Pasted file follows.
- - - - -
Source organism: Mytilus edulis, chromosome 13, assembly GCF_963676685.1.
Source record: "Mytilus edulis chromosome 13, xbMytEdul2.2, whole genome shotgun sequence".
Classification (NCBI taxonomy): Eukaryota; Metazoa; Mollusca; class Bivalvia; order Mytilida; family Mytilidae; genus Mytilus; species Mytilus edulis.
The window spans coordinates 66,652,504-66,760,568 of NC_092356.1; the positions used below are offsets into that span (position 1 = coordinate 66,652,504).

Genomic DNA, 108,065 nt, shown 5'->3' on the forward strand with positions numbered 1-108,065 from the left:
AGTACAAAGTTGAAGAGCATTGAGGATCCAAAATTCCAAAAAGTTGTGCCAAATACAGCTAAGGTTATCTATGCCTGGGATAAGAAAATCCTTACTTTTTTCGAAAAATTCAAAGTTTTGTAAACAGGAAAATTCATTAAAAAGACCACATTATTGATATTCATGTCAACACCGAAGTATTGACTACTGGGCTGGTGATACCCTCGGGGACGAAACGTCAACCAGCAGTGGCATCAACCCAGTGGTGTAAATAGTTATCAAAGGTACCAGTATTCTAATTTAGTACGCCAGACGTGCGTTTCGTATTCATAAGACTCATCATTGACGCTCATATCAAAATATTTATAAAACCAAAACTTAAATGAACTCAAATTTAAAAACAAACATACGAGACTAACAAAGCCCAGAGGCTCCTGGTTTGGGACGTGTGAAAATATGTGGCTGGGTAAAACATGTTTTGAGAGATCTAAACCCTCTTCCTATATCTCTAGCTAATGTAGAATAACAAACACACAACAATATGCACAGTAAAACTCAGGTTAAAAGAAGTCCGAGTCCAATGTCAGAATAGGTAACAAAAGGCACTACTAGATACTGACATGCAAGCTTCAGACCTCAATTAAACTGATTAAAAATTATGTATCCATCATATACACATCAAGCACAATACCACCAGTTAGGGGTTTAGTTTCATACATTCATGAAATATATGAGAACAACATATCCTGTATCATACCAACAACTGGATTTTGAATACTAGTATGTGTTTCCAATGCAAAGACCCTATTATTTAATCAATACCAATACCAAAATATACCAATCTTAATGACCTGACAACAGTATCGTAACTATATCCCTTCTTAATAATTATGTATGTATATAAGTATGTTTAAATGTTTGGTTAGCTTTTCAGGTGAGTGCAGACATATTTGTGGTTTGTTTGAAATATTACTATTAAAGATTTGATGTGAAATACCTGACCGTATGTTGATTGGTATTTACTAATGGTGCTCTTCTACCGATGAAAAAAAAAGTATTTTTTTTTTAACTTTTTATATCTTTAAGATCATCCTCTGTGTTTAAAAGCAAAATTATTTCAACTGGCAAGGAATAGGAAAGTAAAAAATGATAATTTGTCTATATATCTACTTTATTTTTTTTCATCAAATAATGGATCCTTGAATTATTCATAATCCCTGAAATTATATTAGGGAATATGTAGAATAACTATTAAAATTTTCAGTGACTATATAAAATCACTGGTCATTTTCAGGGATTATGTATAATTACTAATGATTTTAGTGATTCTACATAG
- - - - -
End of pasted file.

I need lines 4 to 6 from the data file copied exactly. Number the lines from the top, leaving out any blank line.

The window spans coordinates 66,652,504-66,760,568 of NC_092356.1; the positions used below are offsets into that span (position 1 = coordinate 66,652,504).

Genomic DNA, 108,065 nt, shown 5'->3' on the forward strand with positions numbered 1-108,065 from the left:
AGTACAAAGTTGAAGAGCATTGAGGATCCAAAATTCCAAAAAGTTGTGCCAAATACAGCTAAGGTTATCTATGCCTGGGATAAGAAAATCCTTACTTTTTTCGAAAAATTCAAAGTTTTGTAAACAGGAAAATTCATTAAAAAGACCACATTATTGATATTCATGTCAACACCGAAGTATTGACTACTGGGCTGGTGATACCCTCGGGGACGAAACGTCAACCAGCAGTGGCATCAACCCAGTGGTGTAAATAGTTATCAAAGGTACCAGTATTCTAATTTAGTACGCCAGACGTGCGTTTCGTATTCATAAGACTCATCATTGACGCTCATATCAAAATATTTATAAAACCAAAACTTAAATGAACTCAAATTTAAAAACAAACATACGAGACTAACAAAGCCCAGAGGCTCCTGGTTTGGGACGTGTGAAAATATGTGGCTGGGTAAAACATGTTTTGAGAGATCTAAACCCTCTTCCTATATCTCTAGCTAATGTAGAATAACAAACACACAACAATATGCACAGTAAAACTCAGGTTAAAAGAAGTCCGAGTCCAATGTCAGAATAGGTAACAAAAGGCACTACTAGATACTGACATGCAAGCTTCAGACCTCAATTAAACTGATTAAAAATTATGTATCCATCATATACACATCAAGCACAATACCACCAGTTAGGGGTTTAGTTTCATACATTCATGAAATATATGAGAACAACATATCCTGTATCATACCAACAACTGGATTTTGAATACTAGTATGTGTTTCCAATGCAAAGACCCTATTATTTAATCAATACCAATACCAAAATATACCAATCTTAATGACCTGACAACAGTATCGTAACTATATCCCTTCTTAATAATTATGTATGTATATAAGTATGTTTAAATGTTTGGTTAGCTTTTCAGGTGAGTGCAGACATATTTGTGGTTTGTTTGAAATATTACTATTAAAGATTTGATGTGAAATACCTGACCGTATGTTGATTGGTATTTACTAATGGTGCTCTTCTACCGATGAAAAAAAAAGTATTTTTTTTTTAACTTTTTATATCTTTAAGATCATCCTCTGTGTTTAAAAGCAAAATTATTTCAACTGGCAAGGAATAGGAAAGTAAAAAATGATAATTTGTCTATATATCTACTTTATTTTTTTTCATCAAATAATGGATCCTTGAATTATTCATAATCCCTGAAATTATATTAGGGAATATGTAGAATAACTATTAAAATTTTCAGTGACTATATAAAATCACTGGTCATTTTCAGGGATTATGTATAATTACTAATGATTTTAGTGATTCTACATAG